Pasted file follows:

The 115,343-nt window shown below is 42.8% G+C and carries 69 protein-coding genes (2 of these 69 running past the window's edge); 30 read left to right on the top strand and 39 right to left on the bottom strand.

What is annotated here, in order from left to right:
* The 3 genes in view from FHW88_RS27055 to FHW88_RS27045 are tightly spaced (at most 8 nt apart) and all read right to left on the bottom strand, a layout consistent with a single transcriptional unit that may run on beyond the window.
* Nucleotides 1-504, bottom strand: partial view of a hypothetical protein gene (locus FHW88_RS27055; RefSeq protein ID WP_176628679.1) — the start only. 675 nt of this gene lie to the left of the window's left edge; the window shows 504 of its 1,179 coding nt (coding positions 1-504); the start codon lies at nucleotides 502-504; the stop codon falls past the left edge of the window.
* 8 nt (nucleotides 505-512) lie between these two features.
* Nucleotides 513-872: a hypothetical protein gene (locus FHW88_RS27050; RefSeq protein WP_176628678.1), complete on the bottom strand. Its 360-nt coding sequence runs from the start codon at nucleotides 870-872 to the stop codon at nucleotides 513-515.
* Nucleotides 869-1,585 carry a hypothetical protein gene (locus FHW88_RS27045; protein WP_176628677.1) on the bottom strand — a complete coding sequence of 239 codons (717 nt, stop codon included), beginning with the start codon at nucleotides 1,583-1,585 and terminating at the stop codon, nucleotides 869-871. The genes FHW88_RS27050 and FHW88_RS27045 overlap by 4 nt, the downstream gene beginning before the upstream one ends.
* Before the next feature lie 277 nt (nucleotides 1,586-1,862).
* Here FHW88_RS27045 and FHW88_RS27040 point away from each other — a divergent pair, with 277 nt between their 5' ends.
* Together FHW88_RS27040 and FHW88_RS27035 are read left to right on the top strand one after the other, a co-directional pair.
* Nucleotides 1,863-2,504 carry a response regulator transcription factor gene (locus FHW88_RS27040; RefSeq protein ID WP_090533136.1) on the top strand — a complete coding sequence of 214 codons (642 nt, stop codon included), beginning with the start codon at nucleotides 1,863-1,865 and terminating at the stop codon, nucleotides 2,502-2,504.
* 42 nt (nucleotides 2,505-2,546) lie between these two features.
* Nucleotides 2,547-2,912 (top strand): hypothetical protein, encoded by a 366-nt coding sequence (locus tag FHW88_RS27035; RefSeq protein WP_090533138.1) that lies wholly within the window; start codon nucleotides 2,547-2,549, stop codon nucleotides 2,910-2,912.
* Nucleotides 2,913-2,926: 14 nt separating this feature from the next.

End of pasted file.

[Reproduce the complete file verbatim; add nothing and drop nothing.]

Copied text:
The 115,343-nt window shown below is 42.8% G+C and carries 69 protein-coding genes (2 of these 69 running past the window's edge); 30 read left to right on the top strand and 39 right to left on the bottom strand.

What is annotated here, in order from left to right:
* The 3 genes in view from FHW88_RS27055 to FHW88_RS27045 are tightly spaced (at most 8 nt apart) and all read right to left on the bottom strand, a layout consistent with a single transcriptional unit that may run on beyond the window.
* Nucleotides 1-504, bottom strand: partial view of a hypothetical protein gene (locus FHW88_RS27055; RefSeq protein ID WP_176628679.1) — the start only. 675 nt of this gene lie to the left of the window's left edge; the window shows 504 of its 1,179 coding nt (coding positions 1-504); the start codon lies at nucleotides 502-504; the stop codon falls past the left edge of the window.
* 8 nt (nucleotides 505-512) lie between these two features.
* Nucleotides 513-872: a hypothetical protein gene (locus FHW88_RS27050; RefSeq protein WP_176628678.1), complete on the bottom strand. Its 360-nt coding sequence runs from the start codon at nucleotides 870-872 to the stop codon at nucleotides 513-515.
* Nucleotides 869-1,585 carry a hypothetical protein gene (locus FHW88_RS27045; protein WP_176628677.1) on the bottom strand — a complete coding sequence of 239 codons (717 nt, stop codon included), beginning with the start codon at nucleotides 1,583-1,585 and terminating at the stop codon, nucleotides 869-871. The genes FHW88_RS27050 and FHW88_RS27045 overlap by 4 nt, the downstream gene beginning before the upstream one ends.
* Before the next feature lie 277 nt (nucleotides 1,586-1,862).
* Here FHW88_RS27045 and FHW88_RS27040 point away from each other — a divergent pair, with 277 nt between their 5' ends.
* Together FHW88_RS27040 and FHW88_RS27035 are read left to right on the top strand one after the other, a co-directional pair.
* Nucleotides 1,863-2,504 carry a response regulator transcription factor gene (locus FHW88_RS27040; RefSeq protein ID WP_090533136.1) on the top strand — a complete coding sequence of 214 codons (642 nt, stop codon included), beginning with the start codon at nucleotides 1,863-1,865 and terminating at the stop codon, nucleotides 2,502-2,504.
* 42 nt (nucleotides 2,505-2,546) lie between these two features.
* Nucleotides 2,547-2,912 (top strand): hypothetical protein, encoded by a 366-nt coding sequence (locus tag FHW88_RS27035; RefSeq protein WP_090533138.1) that lies wholly within the window; start codon nucleotides 2,547-2,549, stop codon nucleotides 2,910-2,912.
* Nucleotides 2,913-2,926: 14 nt separating this feature from the next.